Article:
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Minimizing the Adverse Effects of Electric Fields in Magnetic Resonance Imaging using Optimized Gradient Encoding and Peripheral Nerve Models

Davids, Mathias

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Download (34MB) | Lizenz: Creative Commons LizenzvertragMinimizing the Adverse Effects of Electric Fields in Magnetic Resonance Imaging using Optimized Gradient Encoding and Peripheral Nerve Models by Davids, Mathias underlies the terms of Creative Commons Attribution-NonCommercial-NoDerivatives 4.0 Germany

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Magnetic Resonance Imaging (MRI) is an important imaging modality in both the clinic and in research. MRI technology has been trending toward increasing field strengths to improve the signal-to-noise ratio of the MR signal and fast excitation/encoding strategies to more flexible target anatomical regions during excitation to reduce the total imaging time. While largely successful, both strategies rely on the application of increasingly strong and rapidly switched magnetic fields: the radio frequency (RF) field for excitation and the gradient field for encoding. The technology for generating these fields (and rapidly switching them) has advanced to the point that we are limited by biological responses to the switching fields. For the gradient field, the electric field generated in the tissue causes peripheral nerve stimulation (PNS) causing mild but bothersome sensations at low levels, up to pain or cardiac malfunction at higher levels. The electric fields created by the much faster time-varying RF cause heat deposition, ultimately denaturing proteins and causing tissue damage. In this thesis, methods are presented to characterize and minimize these two problems associated with the switched magnetic fields in MRI. The deposited RF energy (Specific Absorption Rate, SAR) incurred during shaped excitations can be significantly reduced by optimizing gradient and RF waveforms for inner-volume excitations that allow imaging of a sub-volume of the body without wrapping artifacts. The adverse effects of the switching gradient fields are addressed by designing time-optimal gradient encoding waveforms and by developing a method to predict and characterize PNS using field simulations and a full-body nerve model allowing these critical effects to be addressed at the gradient coil design stage. In the first part, time-optimal gradient trajectories are demonstrated that use the gradient hardware at the maximum available performance. The skeleton of the trajectory is defined by a set of k-space control points. The method optimizes gradient waveforms that traverse the k-space control points in the minimum possible amount of time. By using an analytic representation of the gradients (piece-wise linear), the design process is fast and numerically robust. The resulting trajectories sample k-space efficiently while using the gradient system at maximum performance. Compared to the leading Optimal Control method, the proposed method generates gradient waveforms that are 9.2% shorter. The computation process is ∼100x faster and does not suffer from numerical instabilities such as oscillations. In the second part, a method is developed that jointly optimizes parallel transmission RF and gradient waveforms for fast and robust 3-D inner-volume excitation of the MRI signal in minimal time and with minimal energy deposition. The optimization of the k-space trajectories is based on a small number of shape parameters that are well-suited for joint optimization with the RF waveforms. Within each iteration of the trajectory optimization, a small tip-angle least-squares RF pulse design problem is solved. Using optimized 3-D cross (shells) trajectories, a cube shape (brain shape) region was excited with 3.4% (6.2%) NRMSE in less than 5 ms using a 7 T scanner with 8 Tx channels and a clinical gradient system (Gmax = 40 mT/m, Smax = 150 T/m/s). Incorporation of off-resonance robustness in the pulse design significantly altered the k-space trajectory solutions and improved the practical performance of the pulses. In the final part, a framework is presented that simulates PNS thresholds for realistic gradient coil geometries and thus allows, for the first time, to directly address PNS in the coil design process. The PNS framework consists of an accurate body model for simulation of the induced electric fields, an atlas of peripheral nerves, and a neurodynamic model to predict the nerve responses to imposed electric fields. With this model, measured PNS thresholds of two leg/arm solenoid coils and three commercial actively-shielded MR gradient coils could be reproduced with good accuracy. The proposed method can be used to assess the PNS capability of gradient coils during the design phase, without building expensive prototype coils.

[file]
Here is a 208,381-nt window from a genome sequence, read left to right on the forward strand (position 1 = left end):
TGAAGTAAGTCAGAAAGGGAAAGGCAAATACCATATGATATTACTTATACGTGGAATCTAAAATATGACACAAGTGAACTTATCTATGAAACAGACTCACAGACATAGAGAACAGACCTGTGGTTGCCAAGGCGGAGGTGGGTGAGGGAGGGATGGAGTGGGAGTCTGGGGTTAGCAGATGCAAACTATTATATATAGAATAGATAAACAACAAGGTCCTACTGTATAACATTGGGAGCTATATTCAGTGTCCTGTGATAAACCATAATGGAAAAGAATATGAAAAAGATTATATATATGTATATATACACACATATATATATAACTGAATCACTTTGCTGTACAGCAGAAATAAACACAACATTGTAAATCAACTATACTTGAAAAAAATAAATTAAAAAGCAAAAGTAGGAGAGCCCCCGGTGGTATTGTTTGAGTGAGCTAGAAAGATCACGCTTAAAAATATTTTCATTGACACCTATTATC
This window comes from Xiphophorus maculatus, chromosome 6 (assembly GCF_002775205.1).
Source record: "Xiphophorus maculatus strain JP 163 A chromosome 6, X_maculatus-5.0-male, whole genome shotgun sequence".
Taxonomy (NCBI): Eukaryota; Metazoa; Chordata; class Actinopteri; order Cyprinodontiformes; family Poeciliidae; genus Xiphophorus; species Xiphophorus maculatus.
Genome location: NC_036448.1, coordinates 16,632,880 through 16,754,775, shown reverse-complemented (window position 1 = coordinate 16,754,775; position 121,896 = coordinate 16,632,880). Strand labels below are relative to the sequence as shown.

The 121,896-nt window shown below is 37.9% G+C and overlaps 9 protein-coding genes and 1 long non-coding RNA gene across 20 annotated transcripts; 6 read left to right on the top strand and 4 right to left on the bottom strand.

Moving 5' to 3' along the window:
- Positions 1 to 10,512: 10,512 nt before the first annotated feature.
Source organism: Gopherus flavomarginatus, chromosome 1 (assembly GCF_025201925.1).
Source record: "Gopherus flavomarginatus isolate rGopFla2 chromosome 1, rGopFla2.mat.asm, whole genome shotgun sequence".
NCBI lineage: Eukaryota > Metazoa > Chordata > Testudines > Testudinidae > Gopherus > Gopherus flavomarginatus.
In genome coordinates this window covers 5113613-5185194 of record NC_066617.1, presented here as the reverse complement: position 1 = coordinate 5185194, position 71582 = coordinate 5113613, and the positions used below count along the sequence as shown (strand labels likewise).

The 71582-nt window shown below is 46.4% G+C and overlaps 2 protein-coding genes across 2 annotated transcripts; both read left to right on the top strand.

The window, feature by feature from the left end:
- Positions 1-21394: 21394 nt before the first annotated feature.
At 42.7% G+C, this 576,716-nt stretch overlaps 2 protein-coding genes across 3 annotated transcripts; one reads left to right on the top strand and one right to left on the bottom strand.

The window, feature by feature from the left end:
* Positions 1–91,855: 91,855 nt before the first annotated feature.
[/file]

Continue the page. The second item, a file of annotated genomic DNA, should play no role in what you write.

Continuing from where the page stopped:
Item Type: Dissertation
Supervisor: Schad, Prof. Dr. Lothar R.
Date of thesis defense: 26 April 2018
Date Deposited: 14 May 2018 08:52
Date: 2018
Faculties / Institutes: Medizinische Fakultät Mannheim > Zentrum für Biomedizin und Medizintechnik (CBTM)
Subjects: 500 Natural sciences and mathematics
510 Mathematics
530 Physics
570 Life sciences
610 Medical sciences Medicine
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